THE most profound issue that will face the Supreme Court in the coming years is not the one animating many of the conservatives angry at Harriet Miers's nomination to the court, abortion. It is presidential power.I get no love from the W, Rove and Co; only a deep sense that I have been betrayed by my own government. Any one else feeling this way?
Since Sept. 11, 2001, President Bush and his lawyers have asserted again and again that the "war on terror" clothes the president as commander in chief with extraordinary, unilateral power - the power, for example, to designate an American citizen as an enemy combatant and imprison him indefinitely, without trial or a real opportunity to demonstrate innocence...
...The Bush administration has often resisted checks on executive branch decisions taken under the heading of war power. In memorandums in 2002 and 2003 on the torture of prisoners, for example, the administration argued that the president could order the use of torture even if it was forbidden by treaty or by Congressional statute...
How are Chief Justice Roberts and Harriet Miers, if she is confirmed, likely to decide on issues of presidential power? Predictions can only be speculative, but there is a possible clue in the case of Chief Justice Roberts. As one member of a three-judge panel of the United States Court of Appeals for the District of Columbia, Judge Roberts joined an opinion that paid great deference to presidential orders in ruling that the military could resume war crimes trials of terrorism suspects detained at Guantánamo.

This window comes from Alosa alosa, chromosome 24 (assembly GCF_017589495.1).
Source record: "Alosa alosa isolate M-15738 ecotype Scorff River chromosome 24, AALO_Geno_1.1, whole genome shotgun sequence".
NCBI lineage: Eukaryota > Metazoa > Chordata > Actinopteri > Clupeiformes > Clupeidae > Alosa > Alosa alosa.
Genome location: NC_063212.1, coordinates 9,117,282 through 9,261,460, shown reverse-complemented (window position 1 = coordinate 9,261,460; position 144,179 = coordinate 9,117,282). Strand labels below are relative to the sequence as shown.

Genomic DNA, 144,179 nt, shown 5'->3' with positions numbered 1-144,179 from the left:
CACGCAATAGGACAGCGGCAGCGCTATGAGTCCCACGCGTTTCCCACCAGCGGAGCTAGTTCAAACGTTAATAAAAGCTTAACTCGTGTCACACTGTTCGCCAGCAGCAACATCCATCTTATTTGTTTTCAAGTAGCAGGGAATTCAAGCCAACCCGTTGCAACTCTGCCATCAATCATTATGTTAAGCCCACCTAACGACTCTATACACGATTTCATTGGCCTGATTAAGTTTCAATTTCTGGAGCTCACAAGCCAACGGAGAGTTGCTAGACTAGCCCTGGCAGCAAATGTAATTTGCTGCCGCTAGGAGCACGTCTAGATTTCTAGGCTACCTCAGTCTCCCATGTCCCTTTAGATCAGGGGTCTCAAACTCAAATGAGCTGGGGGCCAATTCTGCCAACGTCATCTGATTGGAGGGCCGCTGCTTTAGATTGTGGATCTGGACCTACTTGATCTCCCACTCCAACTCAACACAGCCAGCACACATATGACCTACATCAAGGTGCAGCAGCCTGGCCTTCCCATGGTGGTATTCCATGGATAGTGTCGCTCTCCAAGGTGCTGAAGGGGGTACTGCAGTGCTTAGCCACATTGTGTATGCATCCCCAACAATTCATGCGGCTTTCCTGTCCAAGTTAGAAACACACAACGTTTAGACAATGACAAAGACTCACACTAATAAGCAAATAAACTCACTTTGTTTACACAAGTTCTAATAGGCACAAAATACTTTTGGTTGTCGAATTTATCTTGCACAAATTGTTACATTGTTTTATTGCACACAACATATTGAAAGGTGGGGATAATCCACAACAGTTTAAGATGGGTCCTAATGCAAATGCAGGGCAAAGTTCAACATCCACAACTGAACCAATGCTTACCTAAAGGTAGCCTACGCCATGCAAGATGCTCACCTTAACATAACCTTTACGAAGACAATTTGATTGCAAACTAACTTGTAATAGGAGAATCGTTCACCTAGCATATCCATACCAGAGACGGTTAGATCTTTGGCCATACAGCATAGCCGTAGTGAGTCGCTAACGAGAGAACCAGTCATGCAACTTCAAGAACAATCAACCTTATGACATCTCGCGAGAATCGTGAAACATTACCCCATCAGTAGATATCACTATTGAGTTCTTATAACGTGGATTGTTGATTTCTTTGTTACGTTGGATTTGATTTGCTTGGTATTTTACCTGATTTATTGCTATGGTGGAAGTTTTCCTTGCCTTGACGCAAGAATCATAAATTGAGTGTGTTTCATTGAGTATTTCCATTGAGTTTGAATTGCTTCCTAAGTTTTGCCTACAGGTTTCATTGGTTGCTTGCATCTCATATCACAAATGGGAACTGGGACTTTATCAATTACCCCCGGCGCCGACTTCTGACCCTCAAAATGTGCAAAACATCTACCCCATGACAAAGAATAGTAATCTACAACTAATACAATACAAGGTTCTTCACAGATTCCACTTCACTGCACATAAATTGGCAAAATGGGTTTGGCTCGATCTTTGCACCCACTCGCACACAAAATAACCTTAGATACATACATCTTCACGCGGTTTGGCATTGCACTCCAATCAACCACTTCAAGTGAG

Harriet Miers has no public record on these issues. But Professor Yoo, writing in The Washington Post after her nomination, said, "She may be one of the key supporters in the Bush administration of staying the course on legal issues arising from the war on terrorism." He did not explain.
When one becomes a Supreme Court justice, the magnitude of the issues facing the court and the burden of final decision may change previously held views. Justice Robert H. Jackson candidly said so in 1950, when as a justice he disavowed a position he had earlier taken as attorney general.
Claims of presidential power during wartime have particularly large consequences today. In the past, when a president made such claims, the war involved lasted a limited time. The war on terrorism has no definable end. In passing judgment on these issues, the justices of the Supreme Court will be defining American freedom for the future. They should guide by the light of Justice O'Connor's statement last year in the Hamdi case:
"A state of war is not a blank check for the president when it comes to the rights of the nation's citizens."
Saturday, October 15, 2005
Love to Spare for People Who Work to Keep You Out of Prision
No wonder W has no end of love for the pack of thieves and sundry criminals staffing his whitewashinghouse. They will endear themselves to him for years to come by helping him stay out of prison.